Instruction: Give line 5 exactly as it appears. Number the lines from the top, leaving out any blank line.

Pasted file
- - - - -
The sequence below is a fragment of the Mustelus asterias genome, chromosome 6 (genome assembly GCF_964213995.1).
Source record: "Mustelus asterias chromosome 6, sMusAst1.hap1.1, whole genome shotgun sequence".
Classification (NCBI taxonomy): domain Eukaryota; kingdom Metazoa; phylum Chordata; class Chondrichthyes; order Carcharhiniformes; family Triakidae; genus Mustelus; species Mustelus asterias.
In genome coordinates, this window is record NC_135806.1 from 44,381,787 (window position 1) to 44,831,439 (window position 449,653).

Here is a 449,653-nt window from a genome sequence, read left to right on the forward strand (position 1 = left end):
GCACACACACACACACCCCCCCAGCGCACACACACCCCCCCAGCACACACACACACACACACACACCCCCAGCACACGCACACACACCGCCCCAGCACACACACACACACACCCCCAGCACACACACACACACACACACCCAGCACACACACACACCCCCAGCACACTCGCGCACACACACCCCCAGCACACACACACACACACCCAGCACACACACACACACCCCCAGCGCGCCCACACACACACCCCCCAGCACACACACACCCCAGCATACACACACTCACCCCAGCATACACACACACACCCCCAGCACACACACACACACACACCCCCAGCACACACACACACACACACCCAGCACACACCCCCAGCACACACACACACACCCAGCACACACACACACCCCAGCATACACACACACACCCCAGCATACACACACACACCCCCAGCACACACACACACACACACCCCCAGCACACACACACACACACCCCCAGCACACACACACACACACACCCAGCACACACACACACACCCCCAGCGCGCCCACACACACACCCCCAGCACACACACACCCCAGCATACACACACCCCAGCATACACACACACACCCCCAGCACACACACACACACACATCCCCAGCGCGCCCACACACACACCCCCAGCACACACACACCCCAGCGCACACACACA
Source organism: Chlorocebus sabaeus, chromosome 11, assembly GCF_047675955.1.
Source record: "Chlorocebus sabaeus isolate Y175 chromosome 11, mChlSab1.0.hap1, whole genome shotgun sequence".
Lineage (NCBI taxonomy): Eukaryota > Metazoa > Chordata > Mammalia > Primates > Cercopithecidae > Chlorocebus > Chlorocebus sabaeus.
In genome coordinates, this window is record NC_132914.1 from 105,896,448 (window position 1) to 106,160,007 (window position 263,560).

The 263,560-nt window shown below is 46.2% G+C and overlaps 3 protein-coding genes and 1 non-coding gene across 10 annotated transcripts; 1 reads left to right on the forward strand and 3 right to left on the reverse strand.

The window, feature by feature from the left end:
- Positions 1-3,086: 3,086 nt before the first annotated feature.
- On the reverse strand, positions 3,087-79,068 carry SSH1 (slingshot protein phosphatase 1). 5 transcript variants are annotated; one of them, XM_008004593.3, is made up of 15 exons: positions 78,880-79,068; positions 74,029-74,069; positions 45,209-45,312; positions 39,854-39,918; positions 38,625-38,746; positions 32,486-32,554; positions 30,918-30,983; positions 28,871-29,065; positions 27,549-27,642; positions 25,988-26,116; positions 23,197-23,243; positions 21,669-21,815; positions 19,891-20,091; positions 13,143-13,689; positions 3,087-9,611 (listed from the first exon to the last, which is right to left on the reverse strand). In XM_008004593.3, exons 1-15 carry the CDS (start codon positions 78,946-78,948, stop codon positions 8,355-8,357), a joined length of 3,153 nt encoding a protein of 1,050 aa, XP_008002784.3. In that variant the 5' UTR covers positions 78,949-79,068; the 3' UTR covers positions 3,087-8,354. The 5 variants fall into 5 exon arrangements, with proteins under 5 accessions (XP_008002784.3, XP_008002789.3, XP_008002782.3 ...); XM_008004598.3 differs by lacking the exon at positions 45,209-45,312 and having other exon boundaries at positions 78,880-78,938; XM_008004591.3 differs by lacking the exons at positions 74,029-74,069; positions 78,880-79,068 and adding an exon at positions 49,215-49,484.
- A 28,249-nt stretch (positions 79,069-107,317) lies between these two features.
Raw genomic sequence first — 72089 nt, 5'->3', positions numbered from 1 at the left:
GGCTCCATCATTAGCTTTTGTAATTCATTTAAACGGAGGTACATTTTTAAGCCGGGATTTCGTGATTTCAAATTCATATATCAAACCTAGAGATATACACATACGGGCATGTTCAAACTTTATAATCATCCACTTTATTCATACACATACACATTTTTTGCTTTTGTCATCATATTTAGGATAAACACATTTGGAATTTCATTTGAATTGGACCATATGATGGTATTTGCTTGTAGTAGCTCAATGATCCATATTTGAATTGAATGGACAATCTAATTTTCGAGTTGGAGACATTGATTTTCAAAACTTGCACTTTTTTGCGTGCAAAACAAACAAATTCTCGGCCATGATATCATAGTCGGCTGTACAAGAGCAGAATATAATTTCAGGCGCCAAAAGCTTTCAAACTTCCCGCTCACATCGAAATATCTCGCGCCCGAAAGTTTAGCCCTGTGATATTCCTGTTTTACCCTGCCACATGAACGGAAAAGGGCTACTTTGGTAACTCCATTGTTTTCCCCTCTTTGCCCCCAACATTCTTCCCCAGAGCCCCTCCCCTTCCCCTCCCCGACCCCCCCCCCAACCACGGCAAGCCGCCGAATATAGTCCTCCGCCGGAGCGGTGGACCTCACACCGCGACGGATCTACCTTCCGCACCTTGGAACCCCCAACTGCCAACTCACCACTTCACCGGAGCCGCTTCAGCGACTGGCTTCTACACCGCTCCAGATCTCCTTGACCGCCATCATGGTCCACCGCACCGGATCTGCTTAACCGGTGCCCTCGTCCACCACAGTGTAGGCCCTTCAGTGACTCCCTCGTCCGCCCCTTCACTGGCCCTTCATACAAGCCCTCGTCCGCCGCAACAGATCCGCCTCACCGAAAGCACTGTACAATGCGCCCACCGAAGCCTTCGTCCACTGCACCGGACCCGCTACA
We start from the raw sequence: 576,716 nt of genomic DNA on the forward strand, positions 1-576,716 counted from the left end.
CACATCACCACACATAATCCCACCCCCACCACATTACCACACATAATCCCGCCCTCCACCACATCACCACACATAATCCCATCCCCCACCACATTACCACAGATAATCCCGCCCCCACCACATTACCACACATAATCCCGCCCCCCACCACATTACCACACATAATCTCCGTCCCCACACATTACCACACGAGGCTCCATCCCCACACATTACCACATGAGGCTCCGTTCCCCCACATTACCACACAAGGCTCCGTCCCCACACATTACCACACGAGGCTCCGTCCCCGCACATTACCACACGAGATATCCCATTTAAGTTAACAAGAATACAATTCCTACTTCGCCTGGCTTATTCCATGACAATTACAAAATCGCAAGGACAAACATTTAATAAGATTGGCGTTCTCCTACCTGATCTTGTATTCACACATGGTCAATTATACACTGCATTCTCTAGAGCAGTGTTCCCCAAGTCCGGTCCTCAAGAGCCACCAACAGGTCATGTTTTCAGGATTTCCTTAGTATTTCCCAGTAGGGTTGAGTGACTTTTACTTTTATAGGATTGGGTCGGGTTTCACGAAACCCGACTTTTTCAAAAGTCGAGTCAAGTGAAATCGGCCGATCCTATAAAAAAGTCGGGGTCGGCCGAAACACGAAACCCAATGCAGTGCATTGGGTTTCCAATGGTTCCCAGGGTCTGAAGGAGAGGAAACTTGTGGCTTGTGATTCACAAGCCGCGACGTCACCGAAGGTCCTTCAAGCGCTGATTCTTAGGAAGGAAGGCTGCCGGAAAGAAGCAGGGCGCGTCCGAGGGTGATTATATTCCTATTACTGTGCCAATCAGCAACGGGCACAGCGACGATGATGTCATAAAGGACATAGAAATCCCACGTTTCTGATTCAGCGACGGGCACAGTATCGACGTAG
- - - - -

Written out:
Here is a 449,653-nt window from a genome sequence, read left to right on the forward strand (position 1 = left end):